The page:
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City clubs date back as far as the 17th century. Before their inception, coffee houses were the go-to place for scholars and politicians to discuss social issues of the world. Often, the mix of personalities, opinions, political agendas—and presumably, the added caffeine—resulted in considerable discourse. Soon, a members-only policy was established as a way to control and limit the conversation.
The first members-only club broke ground in London—quickly dominating the social scene—and it wasn’t long before they became a mainstay in urban areas of America, too. Today, the specific number of operating private clubs can’t be found by way of an internet search—but our firm alone has worked with 400 individual clubs since our first private club client in 1941 … and while this number also includes country clubs and golf clubs, it serves as a strong indication of how deep the roots of these member-only institutions go. It begs the question: is there still opportunity for growth?
City clubs have survived multiple generations, economic hardships, changing lifestyles, and the like. If struck by a natural disaster, they rebuild—and often come back stronger than before. Unlike many things throughout history, city clubs have remained a constant of urban America. Their doors are open, their traditions are strong, and if they’re certain of one thing—it’s that they’re here to stay.
While originally designed with a focus on personal betterment and business, city clubs today have shifted their focus to socialization, family, and less stringent rules—ultimately creating spaces for multiple generations to flourish. In 2017, Chambers conducted a survey that included some of the U.S. and Canada’s most prestigious private city clubs. Reports concluded that banquets generate about 52% of their overall F&B revenue each year. Additionally, 90% of respondents have experienced an increase in F&B revenue in the last 3-5 years, with the average increase around 3-4%; and of those clubs who have experienced an increase, 89% reported seeing increased utilization of their F&B venues. Some of the changes that contributed to these increases include: a new philosophy of local organic products and fitness-oriented menus, creating and/or enhancing a rooftop patio, renovating dining areas, and expanding services leading to an increase in the number of covers. In short, they’ve succeeded by evolving.
As we continue to see shifts in lifestyle trends, members are changing the way they wish to utilize their club—especially with regard to formal vs. more casual usage. Chambers’ 2017 survey results also indicated that 80% of city clubs are moving toward a more casual approach to club dining and 67% of city clubs witness members use their club’s F&B venues more spontaneously. If these numbers indicate anything it’s that city clubs are responding to member desires … and it’s paying off. Cities evolve much faster than suburban neighborhoods—and this fact alone presents more challenges for city clubs than their country club counterpart. They must remain inventive without cutting off the very roots that enabled them to grow so large. And while that’s a tough sea to navigate, their willingness to adapt speaks for itself.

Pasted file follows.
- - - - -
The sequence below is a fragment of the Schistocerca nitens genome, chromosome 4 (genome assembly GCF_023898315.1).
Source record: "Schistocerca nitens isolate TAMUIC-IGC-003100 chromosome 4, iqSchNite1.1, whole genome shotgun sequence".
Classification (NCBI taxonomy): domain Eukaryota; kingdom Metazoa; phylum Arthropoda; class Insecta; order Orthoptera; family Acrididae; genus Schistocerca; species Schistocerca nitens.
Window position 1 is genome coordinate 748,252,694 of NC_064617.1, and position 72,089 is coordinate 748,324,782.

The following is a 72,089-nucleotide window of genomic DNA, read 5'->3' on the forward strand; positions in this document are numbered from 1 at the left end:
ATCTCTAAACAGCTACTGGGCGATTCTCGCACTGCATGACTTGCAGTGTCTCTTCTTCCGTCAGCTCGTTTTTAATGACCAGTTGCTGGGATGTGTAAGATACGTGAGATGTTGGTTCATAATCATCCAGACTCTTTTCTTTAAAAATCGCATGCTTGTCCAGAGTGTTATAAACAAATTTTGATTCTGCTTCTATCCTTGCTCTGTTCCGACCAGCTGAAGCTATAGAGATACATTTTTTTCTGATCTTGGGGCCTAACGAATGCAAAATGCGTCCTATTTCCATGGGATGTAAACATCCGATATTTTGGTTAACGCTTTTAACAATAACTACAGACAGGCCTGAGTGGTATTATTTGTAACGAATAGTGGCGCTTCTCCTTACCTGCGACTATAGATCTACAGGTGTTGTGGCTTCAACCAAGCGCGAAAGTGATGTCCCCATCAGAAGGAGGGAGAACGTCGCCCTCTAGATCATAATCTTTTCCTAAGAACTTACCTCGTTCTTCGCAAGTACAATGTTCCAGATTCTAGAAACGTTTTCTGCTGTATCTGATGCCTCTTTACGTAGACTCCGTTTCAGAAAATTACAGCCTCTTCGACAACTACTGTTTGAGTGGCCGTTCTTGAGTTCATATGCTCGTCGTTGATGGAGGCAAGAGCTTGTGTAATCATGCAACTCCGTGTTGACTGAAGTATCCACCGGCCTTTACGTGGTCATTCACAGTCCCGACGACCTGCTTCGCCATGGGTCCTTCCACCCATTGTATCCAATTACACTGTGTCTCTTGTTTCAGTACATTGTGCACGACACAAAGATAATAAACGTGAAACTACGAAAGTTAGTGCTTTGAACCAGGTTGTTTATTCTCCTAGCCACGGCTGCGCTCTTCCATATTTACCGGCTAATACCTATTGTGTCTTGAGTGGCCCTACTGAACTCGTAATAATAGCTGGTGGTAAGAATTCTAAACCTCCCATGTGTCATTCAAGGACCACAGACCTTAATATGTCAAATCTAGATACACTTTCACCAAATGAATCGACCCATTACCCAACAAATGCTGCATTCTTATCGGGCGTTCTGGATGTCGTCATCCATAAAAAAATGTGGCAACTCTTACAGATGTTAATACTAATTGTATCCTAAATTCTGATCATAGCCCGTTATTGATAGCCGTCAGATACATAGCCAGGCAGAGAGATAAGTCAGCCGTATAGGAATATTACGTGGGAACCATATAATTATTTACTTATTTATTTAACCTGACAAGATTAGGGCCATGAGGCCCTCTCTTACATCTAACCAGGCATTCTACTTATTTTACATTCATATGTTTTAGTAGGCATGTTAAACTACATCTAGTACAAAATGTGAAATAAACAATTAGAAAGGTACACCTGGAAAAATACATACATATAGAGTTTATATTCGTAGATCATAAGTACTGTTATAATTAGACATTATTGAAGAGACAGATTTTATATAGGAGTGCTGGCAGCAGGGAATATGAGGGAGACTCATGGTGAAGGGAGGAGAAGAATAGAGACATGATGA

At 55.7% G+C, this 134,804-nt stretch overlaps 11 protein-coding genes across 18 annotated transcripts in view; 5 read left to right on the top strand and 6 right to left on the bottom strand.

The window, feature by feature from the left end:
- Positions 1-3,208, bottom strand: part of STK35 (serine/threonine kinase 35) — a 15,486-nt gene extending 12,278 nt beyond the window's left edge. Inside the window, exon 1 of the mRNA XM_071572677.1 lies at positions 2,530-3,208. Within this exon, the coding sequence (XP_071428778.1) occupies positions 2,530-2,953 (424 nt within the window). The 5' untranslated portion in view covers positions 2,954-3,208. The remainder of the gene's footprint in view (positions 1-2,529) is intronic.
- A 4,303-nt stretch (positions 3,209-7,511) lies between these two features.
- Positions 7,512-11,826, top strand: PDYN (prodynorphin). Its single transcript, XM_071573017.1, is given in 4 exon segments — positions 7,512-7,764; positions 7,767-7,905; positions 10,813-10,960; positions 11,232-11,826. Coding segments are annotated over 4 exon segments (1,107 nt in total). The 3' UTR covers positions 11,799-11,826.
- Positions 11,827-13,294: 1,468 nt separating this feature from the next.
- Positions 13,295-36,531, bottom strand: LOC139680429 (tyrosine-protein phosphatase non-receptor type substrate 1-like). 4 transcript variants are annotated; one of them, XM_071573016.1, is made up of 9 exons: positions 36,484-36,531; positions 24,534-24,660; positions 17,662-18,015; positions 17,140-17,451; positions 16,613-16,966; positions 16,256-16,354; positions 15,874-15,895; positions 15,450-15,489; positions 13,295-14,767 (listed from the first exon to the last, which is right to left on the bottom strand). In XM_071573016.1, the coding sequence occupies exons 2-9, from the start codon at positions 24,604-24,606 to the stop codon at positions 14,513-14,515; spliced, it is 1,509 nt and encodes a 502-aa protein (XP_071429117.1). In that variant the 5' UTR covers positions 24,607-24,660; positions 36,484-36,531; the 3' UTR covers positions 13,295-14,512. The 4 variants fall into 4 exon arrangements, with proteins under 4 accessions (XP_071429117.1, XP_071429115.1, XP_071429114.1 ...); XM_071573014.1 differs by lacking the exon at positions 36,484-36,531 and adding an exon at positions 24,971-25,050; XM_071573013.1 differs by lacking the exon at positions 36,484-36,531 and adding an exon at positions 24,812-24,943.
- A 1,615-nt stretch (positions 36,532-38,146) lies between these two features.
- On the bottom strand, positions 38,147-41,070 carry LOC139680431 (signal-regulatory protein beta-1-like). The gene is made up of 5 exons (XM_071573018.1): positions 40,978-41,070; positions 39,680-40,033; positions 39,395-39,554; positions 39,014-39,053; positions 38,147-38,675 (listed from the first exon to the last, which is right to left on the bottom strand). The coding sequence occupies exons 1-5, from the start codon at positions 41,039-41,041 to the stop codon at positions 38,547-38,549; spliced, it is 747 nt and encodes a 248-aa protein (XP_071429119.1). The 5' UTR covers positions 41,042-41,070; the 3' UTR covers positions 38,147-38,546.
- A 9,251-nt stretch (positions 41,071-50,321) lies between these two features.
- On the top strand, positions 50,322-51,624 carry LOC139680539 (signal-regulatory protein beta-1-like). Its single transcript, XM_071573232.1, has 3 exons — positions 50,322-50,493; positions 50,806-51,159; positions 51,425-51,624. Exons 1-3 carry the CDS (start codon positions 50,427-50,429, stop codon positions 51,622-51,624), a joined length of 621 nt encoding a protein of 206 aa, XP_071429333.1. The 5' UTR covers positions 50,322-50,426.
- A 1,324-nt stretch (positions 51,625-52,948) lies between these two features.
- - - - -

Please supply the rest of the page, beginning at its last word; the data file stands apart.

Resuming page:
As mentioned in his article, “Designing Ahead: 10 City Club Trends on the Rise”, Chambers’ Director of Interior Design, Charlie Turner, states that “cities lead by a wonderful example when they evolve; they constantly grow and enhance their offerings while still speaking to the unique culture of their respective neighborhoods. And it only makes sense that city clubs do the same.” To speak to that exact point, in the last year, this list of trends has grown even further.
On that list, you’ll find open kitchens, hyperlocal menus, opportunities for informal interactions, all-day rooms, and much more. Concepts like these are becoming more and more prevalent in private city clubs across the globe and will only continue to do so. And when looking to the future—well, there’s no limit to creativity. City clubs like Soho House and Fitler Club have taken these concepts to the next level. These aspirational clubs are backed by budgets as large as their imagination, and while not all trends can be implemented right away, they’re something we should all be thinking about when planning for the future. Within many of these “clubs of tomorrow” you’ll find:
What do members see upon entering your club? What opportunities for socialization, dining, and the like do they have? How will they be greeted and how long will they stay? Will they want to bring guests? These questions are important to ask yourself on a consistent basis. In order to create the city club of tomorrow, one must think ahead.